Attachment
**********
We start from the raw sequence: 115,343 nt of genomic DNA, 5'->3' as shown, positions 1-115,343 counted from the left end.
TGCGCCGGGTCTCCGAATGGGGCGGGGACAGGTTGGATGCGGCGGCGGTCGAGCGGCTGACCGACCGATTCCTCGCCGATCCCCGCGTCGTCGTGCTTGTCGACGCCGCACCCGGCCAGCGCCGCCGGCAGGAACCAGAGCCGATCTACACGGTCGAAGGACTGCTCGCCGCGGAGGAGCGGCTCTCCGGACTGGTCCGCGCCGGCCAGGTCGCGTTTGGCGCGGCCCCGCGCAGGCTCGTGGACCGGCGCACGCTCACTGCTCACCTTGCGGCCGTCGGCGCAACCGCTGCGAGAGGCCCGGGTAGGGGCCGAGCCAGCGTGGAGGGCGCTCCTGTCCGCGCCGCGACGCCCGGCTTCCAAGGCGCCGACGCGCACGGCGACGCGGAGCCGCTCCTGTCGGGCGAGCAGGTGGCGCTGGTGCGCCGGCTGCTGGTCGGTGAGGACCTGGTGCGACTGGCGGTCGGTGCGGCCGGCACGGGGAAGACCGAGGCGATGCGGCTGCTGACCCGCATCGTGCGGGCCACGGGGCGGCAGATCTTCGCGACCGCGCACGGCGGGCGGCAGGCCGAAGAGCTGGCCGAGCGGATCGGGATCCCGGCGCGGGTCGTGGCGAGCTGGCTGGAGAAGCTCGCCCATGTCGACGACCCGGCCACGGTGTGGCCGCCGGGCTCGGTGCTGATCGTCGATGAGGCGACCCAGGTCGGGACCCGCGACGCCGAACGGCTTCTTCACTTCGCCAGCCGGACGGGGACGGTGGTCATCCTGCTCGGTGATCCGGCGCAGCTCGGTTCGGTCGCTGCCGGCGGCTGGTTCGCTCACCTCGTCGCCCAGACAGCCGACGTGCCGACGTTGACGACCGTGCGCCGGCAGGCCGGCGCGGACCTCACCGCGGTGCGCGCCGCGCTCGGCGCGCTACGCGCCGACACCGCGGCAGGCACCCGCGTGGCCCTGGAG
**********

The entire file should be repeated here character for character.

We start from the raw sequence: 115,343 nt of genomic DNA, 5'->3' as shown, positions 1-115,343 counted from the left end.
TGCGCCGGGTCTCCGAATGGGGCGGGGACAGGTTGGATGCGGCGGCGGTCGAGCGGCTGACCGACCGATTCCTCGCCGATCCCCGCGTCGTCGTGCTTGTCGACGCCGCACCCGGCCAGCGCCGCCGGCAGGAACCAGAGCCGATCTACACGGTCGAAGGACTGCTCGCCGCGGAGGAGCGGCTCTCCGGACTGGTCCGCGCCGGCCAGGTCGCGTTTGGCGCGGCCCCGCGCAGGCTCGTGGACCGGCGCACGCTCACTGCTCACCTTGCGGCCGTCGGCGCAACCGCTGCGAGAGGCCCGGGTAGGGGCCGAGCCAGCGTGGAGGGCGCTCCTGTCCGCGCCGCGACGCCCGGCTTCCAAGGCGCCGACGCGCACGGCGACGCGGAGCCGCTCCTGTCGGGCGAGCAGGTGGCGCTGGTGCGCCGGCTGCTGGTCGGTGAGGACCTGGTGCGACTGGCGGTCGGTGCGGCCGGCACGGGGAAGACCGAGGCGATGCGGCTGCTGACCCGCATCGTGCGGGCCACGGGGCGGCAGATCTTCGCGACCGCGCACGGCGGGCGGCAGGCCGAAGAGCTGGCCGAGCGGATCGGGATCCCGGCGCGGGTCGTGGCGAGCTGGCTGGAGAAGCTCGCCCATGTCGACGACCCGGCCACGGTGTGGCCGCCGGGCTCGGTGCTGATCGTCGATGAGGCGACCCAGGTCGGGACCCGCGACGCCGAACGGCTTCTTCACTTCGCCAGCCGGACGGGGACGGTGGTCATCCTGCTCGGTGATCCGGCGCAGCTCGGTTCGGTCGCTGCCGGCGGCTGGTTCGCTCACCTCGTCGCCCAGACAGCCGACGTGCCGACGTTGACGACCGTGCGCCGGCAGGCCGGCGCGGACCTCACCGCGGTGCGCGCCGCGCTCGGCGCGCTACGCGCCGACACCGCGGCAGGCACCCGCGTGGCCCTGGAG